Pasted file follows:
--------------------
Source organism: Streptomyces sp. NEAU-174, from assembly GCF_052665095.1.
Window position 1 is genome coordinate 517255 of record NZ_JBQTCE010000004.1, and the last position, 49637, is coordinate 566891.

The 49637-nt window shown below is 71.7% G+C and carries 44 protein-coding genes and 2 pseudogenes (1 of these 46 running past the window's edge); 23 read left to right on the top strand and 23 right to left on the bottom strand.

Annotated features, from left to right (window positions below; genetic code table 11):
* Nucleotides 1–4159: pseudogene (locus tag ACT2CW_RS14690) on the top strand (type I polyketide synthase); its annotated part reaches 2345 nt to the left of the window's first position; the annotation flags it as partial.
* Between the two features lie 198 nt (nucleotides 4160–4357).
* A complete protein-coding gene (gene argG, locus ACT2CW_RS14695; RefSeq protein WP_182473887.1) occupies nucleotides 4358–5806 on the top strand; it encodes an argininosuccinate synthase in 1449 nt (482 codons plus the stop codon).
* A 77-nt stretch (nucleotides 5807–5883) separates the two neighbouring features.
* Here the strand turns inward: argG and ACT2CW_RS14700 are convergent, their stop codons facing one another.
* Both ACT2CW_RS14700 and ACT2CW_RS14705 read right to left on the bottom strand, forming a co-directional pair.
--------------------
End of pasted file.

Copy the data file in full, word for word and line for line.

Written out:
Source organism: Streptomyces sp. NEAU-174, from assembly GCF_052665095.1.
Window position 1 is genome coordinate 517255 of record NZ_JBQTCE010000004.1, and the last position, 49637, is coordinate 566891.

The 49637-nt window shown below is 71.7% G+C and carries 44 protein-coding genes and 2 pseudogenes (1 of these 46 running past the window's edge); 23 read left to right on the top strand and 23 right to left on the bottom strand.

Annotated features, from left to right (window positions below; genetic code table 11):
* Nucleotides 1–4159: pseudogene (locus tag ACT2CW_RS14690) on the top strand (type I polyketide synthase); its annotated part reaches 2345 nt to the left of the window's first position; the annotation flags it as partial.
* Between the two features lie 198 nt (nucleotides 4160–4357).
* A complete protein-coding gene (gene argG, locus ACT2CW_RS14695; RefSeq protein WP_182473887.1) occupies nucleotides 4358–5806 on the top strand; it encodes an argininosuccinate synthase in 1449 nt (482 codons plus the stop codon).
* A 77-nt stretch (nucleotides 5807–5883) separates the two neighbouring features.
* Here the strand turns inward: argG and ACT2CW_RS14700 are convergent, their stop codons facing one another.
* Both ACT2CW_RS14700 and ACT2CW_RS14705 read right to left on the bottom strand, forming a co-directional pair.